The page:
A state that wishes to operate its own risk-adjustment program must ensure that the entity that administers the program has the capacity to operate the program and uses a risk-adjustment methodology certified by HHS.  The rule sets out the requirements that a state risk-adjustment entity must meet to be qualified to operate its own risk adjustment program.  In the future, state-operated risk adjustment programs will have to be certified by HHS, but given the short-time frame for 2014, HHS will instead engage in a consultative process with states that wish to run their own programs.  States must submit the benefit and payment parameters for their own risk-adjustment and reinsurance programs within 30 days of the publication of the final rule, which makes it unlikely many more will step up to the plate.

Risk-adjustment methodology.  The federal risk-adjustment methodology includes five elements.  First, it calculates a risk score for each insured individual in plans subject to risk adjustment based on that individual’s recorded diagnoses, age and gender, metal plan level, geographic rating area, and other variables to calculate a risk score — a relative measure of how expensive that individual is likely to be.  Second, it calculates a plan-average risk score based on the average of the risk scores of all individuals in the plan.

Third, it uses these scores, as well as other plan-specific cost factors, to determine the funds that must be transferred among plans as charges or payments.  Fourth, HHS will use a distributed model to obtain the data to calculate determine these transfers.  This means that HHS will not itself collect or maintain individual data, but rather will do the calculations on the insurers own servers using data in the possession of the plan.  Finally, the rule contains a schedule for risk adjustment operations.  Risk pooling will be done concurrently, that is based on actual reported risk experience, rather than prospectively, based on projected risks.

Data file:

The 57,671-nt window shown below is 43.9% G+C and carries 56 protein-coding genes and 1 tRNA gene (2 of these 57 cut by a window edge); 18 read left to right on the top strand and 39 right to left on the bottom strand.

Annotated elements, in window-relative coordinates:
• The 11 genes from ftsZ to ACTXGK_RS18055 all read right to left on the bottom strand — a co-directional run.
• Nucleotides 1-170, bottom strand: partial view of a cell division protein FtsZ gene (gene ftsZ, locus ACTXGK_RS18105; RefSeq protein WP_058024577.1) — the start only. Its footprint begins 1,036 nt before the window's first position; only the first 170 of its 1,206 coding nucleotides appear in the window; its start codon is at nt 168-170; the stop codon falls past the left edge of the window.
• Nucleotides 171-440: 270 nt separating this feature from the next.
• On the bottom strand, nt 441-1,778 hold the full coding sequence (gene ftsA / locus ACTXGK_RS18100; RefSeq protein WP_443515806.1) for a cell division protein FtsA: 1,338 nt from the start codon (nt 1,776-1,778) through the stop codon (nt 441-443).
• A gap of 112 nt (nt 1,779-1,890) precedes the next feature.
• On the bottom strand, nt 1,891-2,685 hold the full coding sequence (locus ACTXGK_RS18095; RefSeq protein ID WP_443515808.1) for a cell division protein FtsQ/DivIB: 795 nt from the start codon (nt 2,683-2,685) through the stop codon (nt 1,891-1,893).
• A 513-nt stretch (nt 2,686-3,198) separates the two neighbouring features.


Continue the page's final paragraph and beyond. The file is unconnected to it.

The federal government will charge a user fee in states where it operates the risk-adjustment program.  For 2014, the fee will be 8 cents per-member per-month for plans subject to the risk adjustment program.  “Risk adjustment covered plans” include health insurance plans that offer coverage in the individual or small-group market, excluding grandfathered plans, excepted benefit plans (like dental, vision, long-term care, or Medicare supplement plans), plans that begin in 2013 and are renewed in 2014, and student health plans.

Catastrophic plans will be risk adjusted in a separate risk pool.  Individual and small-group plans will also be risk pooled separately, except in states that have combined the individual and small group risk pools.  Claims used to calculate risk scores must be made available to HHS by April 30, which will inform plans of their charges or payments by June 30.

Risk scores will be calculated using the hierarchical condition categories (HCC) risk classification system, which in turn is based on ICD-9 codes.  Further information about the risk adjustment models can be found here.  A risk score will predict plan expenditures based on the HCCs, age and sex categories, and, where applicable, disease interactions.  Dollar coefficients will be estimated for these factors.  Risk scores will also be adjusted for metal level and cost-sharing reduction payment eligibility, recognizing that increased actuarial value and reduced cost sharing is likely to result in increased utilization of health services.

Risk-adjustment transfers will be calculated at the geographic rating area level and within a particular risk pool (individual, small group, or catastrophic).  The payment transfer formula is based on the difference between a premium based on a plan-specific risk selection and a premium without risk selection.  The formula starts with the average premium of all individual or small-group plans in the state weighted for each plan’s share of statewide enrollment in the risk pool.  The state average premium will then be adjusted for a plan’s risk score, taking into account the factors identified above, as well as a geographic cost factor, to derive the risk selection-based premium.  The state average premium will also be adjusted to take into account a plan’s metal level, an induced demand factor, geographic cost, and member age to derive a plan-specific premium without risk selection.